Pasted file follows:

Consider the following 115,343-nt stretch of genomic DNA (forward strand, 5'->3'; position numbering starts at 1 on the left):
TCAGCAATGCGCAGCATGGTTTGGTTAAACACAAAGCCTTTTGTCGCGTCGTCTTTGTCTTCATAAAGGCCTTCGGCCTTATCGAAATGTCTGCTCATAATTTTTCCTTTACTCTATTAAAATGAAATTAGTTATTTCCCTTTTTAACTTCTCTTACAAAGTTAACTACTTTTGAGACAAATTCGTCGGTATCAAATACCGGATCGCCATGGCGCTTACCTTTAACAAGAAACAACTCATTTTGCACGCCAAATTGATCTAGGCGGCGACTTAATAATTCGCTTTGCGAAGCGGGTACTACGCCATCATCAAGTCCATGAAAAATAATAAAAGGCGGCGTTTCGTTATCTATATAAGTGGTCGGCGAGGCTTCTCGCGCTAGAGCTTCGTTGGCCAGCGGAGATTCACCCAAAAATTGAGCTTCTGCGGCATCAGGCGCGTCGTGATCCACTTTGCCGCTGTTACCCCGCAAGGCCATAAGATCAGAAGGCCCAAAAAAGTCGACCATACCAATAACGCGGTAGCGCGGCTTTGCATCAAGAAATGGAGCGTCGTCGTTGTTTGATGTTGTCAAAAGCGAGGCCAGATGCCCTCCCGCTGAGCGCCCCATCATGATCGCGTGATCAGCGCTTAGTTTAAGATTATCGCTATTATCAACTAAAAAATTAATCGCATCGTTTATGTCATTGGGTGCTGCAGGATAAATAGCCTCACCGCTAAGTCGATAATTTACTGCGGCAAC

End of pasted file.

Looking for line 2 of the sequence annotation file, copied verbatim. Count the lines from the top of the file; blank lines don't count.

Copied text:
TCAGCAATGCGCAGCATGGTTTGGTTAAACACAAAGCCTTTTGTCGCGTCGTCTTTGTCTTCATAAAGGCCTTCGGCCTTATCGAAATGTCTGCTCATAATTTTTCCTTTACTCTATTAAAATGAAATTAGTTATTTCCCTTTTTAACTTCTCTTACAAAGTTAACTACTTTTGAGACAAATTCGTCGGTATCAAATACCGGATCGCCATGGCGCTTACCTTTAACAAGAAACAACTCATTTTGCACGCCAAATTGATCTAGGCGGCGACTTAATAATTCGCTTTGCGAAGCGGGTACTACGCCATCATCAAGTCCATGAAAAATAATAAAAGGCGGCGTTTCGTTATCTATATAAGTGGTCGGCGAGGCTTCTCGCGCTAGAGCTTCGTTGGCCAGCGGAGATTCACCCAAAAATTGAGCTTCTGCGGCATCAGGCGCGTCGTGATCCACTTTGCCGCTGTTACCCCGCAAGGCCATAAGATCAGAAGGCCCAAAAAAGTCGACCATACCAATAACGCGGTAGCGCGGCTTTGCATCAAGAAATGGAGCGTCGTCGTTGTTTGATGTTGTCAAAAGCGAGGCCAGATGCCCTCCCGCTGAGCGCCCCATCATGATCGCGTGATCAGCGCTTAGTTTAAGATTATCGCTATTATCAACTAAAAAATTAATCGCATCGTTTATGTCATTGGGTGCTGCAGGATAAATAGCCTCACCGCTAAGTCGATAATTTACTGCGGCAAC